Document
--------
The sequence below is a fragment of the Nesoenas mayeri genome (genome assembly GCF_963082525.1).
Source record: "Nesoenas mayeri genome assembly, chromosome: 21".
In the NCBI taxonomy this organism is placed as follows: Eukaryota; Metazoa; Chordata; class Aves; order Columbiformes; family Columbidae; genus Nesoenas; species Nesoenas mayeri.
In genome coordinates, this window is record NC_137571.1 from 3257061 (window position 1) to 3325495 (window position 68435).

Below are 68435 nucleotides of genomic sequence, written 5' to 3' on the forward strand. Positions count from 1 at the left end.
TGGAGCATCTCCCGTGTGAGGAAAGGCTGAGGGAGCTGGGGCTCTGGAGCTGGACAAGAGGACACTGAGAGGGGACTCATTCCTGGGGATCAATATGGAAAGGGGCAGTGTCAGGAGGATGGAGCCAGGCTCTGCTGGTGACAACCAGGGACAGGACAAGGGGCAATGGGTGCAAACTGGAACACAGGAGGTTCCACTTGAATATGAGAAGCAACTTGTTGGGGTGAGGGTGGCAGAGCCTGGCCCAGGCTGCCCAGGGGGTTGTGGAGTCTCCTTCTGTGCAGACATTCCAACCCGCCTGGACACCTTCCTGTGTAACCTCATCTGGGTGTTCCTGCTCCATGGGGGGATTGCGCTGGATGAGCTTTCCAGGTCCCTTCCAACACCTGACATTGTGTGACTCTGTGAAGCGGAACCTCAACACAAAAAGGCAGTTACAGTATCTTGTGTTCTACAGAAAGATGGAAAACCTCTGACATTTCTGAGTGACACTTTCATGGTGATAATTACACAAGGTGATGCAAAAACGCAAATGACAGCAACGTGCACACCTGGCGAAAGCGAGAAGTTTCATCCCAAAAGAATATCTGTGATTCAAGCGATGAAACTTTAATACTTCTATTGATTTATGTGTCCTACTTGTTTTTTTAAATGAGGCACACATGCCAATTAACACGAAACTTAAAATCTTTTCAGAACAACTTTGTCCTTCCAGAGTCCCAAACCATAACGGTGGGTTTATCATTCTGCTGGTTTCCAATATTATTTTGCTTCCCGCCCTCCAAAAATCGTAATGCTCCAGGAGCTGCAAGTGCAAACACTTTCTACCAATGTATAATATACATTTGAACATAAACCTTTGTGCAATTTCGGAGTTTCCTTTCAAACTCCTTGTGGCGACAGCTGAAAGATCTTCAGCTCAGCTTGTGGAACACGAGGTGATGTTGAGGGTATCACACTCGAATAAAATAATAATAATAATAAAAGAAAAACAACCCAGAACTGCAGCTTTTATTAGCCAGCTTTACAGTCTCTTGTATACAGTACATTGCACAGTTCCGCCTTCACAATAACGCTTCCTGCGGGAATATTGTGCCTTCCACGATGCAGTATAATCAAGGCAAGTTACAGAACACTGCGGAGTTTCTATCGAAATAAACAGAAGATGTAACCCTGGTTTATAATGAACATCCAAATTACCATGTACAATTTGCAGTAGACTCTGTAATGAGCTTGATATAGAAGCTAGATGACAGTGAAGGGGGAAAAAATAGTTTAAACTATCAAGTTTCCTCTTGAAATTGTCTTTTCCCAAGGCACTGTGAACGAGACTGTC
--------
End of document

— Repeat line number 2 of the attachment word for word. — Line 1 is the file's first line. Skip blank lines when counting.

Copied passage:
Source record: "Nesoenas mayeri genome assembly, chromosome: 21".